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gcFront: a tool for determining a Pareto front of growth-coupled cell factory designs.

Authors
  • Legon, Laurence1, 2
  • Corre, Christophe2
  • Bates, Declan G1
  • Mannan, Ahmad A1
  • 1 Warwick Integrative Synthetic Biology Centre, School of Engineering, University of Warwick, Coventry, UK.
  • 2 Warwick Integrative Synthetic Biology Centre, School of Life Sciences, University of Warwick, Coventry, UK.
Type
Published Article
Journal
Bioinformatics (Oxford, England)
Publication Date
Jun 01, 2022
Identifiers
DOI: 10.1093/bioinformatics/btac376
PMID: 35642935
Source
Medline
Language
English
License
Unknown

Abstract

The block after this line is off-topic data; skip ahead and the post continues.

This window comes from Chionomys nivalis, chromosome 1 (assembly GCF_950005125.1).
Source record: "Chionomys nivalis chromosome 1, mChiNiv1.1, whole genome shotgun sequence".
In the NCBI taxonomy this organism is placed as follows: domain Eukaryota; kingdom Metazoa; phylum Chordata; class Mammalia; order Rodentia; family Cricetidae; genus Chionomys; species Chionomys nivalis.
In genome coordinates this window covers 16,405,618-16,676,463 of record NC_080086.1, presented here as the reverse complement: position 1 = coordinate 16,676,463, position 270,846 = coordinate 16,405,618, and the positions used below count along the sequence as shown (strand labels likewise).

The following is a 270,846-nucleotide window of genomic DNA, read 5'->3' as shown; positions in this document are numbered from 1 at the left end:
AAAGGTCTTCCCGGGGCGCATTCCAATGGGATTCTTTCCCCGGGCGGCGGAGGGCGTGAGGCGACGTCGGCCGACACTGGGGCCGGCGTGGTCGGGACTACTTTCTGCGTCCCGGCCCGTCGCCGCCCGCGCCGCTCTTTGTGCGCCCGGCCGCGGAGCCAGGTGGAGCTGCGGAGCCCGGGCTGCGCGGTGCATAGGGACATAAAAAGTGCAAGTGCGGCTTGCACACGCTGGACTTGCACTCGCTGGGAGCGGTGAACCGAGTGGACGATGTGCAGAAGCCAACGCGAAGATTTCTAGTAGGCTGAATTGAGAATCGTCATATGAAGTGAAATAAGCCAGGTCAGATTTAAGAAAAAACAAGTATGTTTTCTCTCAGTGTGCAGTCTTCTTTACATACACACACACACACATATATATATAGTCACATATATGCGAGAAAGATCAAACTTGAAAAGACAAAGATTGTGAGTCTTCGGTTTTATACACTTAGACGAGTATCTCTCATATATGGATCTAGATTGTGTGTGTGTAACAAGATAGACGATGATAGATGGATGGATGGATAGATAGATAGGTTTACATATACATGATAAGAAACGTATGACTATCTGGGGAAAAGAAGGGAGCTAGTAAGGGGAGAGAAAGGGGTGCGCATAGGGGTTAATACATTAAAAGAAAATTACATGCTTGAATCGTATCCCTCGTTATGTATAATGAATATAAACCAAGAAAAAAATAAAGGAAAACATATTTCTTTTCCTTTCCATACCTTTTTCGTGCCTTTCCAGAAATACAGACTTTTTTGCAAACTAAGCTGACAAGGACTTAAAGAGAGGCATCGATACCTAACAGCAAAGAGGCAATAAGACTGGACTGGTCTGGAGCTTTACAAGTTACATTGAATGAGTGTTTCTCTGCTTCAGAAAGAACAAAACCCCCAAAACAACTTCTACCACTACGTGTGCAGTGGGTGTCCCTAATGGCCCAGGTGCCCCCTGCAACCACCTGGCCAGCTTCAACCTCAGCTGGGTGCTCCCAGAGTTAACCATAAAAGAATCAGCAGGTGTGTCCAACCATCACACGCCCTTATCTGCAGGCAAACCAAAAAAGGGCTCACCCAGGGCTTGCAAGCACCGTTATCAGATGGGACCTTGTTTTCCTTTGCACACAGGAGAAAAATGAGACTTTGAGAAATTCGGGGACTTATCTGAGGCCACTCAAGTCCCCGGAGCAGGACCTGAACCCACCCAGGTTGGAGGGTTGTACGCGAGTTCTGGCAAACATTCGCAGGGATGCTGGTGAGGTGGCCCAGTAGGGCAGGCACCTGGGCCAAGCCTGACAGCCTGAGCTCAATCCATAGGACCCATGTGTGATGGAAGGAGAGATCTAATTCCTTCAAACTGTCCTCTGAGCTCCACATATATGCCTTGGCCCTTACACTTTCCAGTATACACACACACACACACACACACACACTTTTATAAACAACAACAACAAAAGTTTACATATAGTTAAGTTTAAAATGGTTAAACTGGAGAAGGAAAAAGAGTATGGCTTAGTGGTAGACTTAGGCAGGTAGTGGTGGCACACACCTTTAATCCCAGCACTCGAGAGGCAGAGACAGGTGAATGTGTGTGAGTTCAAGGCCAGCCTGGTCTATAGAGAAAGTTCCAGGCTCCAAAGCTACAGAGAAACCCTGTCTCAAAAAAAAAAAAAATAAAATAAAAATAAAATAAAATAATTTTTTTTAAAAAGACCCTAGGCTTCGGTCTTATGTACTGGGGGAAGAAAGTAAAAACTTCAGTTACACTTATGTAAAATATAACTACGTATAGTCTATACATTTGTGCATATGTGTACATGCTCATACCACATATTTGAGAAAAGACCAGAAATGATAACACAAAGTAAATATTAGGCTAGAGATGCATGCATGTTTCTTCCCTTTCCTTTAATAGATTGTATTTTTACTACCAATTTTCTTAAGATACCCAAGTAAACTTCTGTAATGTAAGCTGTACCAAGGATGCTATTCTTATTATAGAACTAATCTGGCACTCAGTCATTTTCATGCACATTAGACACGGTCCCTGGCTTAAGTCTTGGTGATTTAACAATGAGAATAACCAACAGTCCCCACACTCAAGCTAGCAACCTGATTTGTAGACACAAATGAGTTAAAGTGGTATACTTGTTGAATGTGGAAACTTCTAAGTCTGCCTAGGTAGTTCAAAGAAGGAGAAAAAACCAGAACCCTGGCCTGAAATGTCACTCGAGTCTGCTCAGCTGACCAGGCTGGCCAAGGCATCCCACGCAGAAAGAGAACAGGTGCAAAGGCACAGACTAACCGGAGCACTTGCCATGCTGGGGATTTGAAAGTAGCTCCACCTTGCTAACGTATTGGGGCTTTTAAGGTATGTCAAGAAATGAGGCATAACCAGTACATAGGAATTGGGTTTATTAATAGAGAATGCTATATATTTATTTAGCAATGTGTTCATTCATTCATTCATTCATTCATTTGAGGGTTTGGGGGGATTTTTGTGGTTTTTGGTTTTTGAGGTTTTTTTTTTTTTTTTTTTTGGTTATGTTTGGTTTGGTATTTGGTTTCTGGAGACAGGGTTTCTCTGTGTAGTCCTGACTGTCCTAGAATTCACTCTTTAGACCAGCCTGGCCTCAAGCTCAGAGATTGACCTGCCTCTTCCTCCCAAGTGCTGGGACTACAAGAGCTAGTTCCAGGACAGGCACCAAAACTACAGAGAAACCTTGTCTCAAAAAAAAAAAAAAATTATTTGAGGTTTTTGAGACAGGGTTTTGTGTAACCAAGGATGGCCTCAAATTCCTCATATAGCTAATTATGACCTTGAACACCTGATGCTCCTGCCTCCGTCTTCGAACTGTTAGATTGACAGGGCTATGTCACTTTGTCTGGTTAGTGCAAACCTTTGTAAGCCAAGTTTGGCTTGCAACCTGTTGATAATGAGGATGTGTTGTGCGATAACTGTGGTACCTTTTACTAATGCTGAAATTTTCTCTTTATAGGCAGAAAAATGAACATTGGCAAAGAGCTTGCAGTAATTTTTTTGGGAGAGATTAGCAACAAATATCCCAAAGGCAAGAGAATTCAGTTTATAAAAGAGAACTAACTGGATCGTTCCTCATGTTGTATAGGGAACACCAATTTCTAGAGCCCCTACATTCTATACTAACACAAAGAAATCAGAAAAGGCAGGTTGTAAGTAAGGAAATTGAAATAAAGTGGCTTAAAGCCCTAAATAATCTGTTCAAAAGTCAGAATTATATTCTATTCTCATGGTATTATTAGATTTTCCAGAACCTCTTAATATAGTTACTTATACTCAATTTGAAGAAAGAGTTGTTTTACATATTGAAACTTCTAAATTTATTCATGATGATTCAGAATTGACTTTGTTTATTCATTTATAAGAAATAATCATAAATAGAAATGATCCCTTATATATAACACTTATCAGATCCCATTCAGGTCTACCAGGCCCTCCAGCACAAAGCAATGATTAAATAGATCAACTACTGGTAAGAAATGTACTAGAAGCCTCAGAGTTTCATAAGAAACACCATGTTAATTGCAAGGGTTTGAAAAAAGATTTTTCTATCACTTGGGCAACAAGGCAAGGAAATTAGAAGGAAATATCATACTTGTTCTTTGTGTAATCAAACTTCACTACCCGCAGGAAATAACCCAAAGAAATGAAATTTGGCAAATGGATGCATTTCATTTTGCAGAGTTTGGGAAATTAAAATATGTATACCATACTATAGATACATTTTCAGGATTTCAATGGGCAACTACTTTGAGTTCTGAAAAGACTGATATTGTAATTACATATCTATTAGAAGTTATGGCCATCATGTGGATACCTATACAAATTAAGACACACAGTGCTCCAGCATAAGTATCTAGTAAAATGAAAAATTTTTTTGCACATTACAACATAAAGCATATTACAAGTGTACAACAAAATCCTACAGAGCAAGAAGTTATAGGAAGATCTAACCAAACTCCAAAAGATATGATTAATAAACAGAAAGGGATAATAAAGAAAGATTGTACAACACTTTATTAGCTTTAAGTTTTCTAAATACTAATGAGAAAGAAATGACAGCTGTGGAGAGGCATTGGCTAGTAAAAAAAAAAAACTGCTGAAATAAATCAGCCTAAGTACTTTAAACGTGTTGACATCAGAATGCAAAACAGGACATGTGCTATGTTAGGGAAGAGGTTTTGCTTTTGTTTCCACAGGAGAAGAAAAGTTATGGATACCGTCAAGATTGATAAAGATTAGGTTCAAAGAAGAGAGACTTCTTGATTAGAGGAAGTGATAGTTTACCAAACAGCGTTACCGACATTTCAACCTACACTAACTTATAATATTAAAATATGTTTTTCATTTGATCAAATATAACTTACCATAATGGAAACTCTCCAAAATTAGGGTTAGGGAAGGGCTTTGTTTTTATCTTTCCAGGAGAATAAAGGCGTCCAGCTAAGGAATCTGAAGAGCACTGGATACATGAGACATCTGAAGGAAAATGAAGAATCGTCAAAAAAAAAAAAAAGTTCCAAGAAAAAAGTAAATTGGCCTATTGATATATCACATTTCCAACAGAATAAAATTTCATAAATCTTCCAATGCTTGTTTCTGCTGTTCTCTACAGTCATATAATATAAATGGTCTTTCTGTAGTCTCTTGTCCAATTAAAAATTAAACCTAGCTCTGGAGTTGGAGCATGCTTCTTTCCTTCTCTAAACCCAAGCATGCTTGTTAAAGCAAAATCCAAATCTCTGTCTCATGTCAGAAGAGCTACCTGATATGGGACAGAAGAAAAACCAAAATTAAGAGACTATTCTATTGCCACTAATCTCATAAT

A widely applicable strategy to create cell factories is to knock out (KO) genes or reactions to redirect cell metabolism so that chemical synthesis is made obligatory when the cell grows at its maximum rate. Synthesis is thus growth-coupled, and the stronger the coupling the more deleterious any impediments in synthesis are to cell growth, making high producer phenotypes evolutionarily robust. Additionally, we desire that these strains grow and synthesise at high rates. Genome-scale metabolic models can be used to explore and identify KOs that growth-couple synthesis, but these are rare in an immense design space, making the search difficult and slow. To address this multi-objective optimization problem, we developed a software tool named gcFront - using a genetic algorithm it explores KOs that maximise cell growth, product synthesis, and coupling strength. Moreover, our measure of coupling strength facilitates the search so that gcFront not only finds a growth coupled design in minutes but also outputs many alternative Pareto optimal designs from a single run - granting users flexibility in selecting designs to take to the lab. gcFront, with documentation and a workable tutorial, is freely available at GitHub: https://github.com/lLegon/gcFront and archived at Zenodo, DOI: 10.5281/zenodo.5557755 (Legon et al., 2022). Supplementary data are available at Bioinformatics online. © The Author(s) 2022. Published by Oxford University Press.

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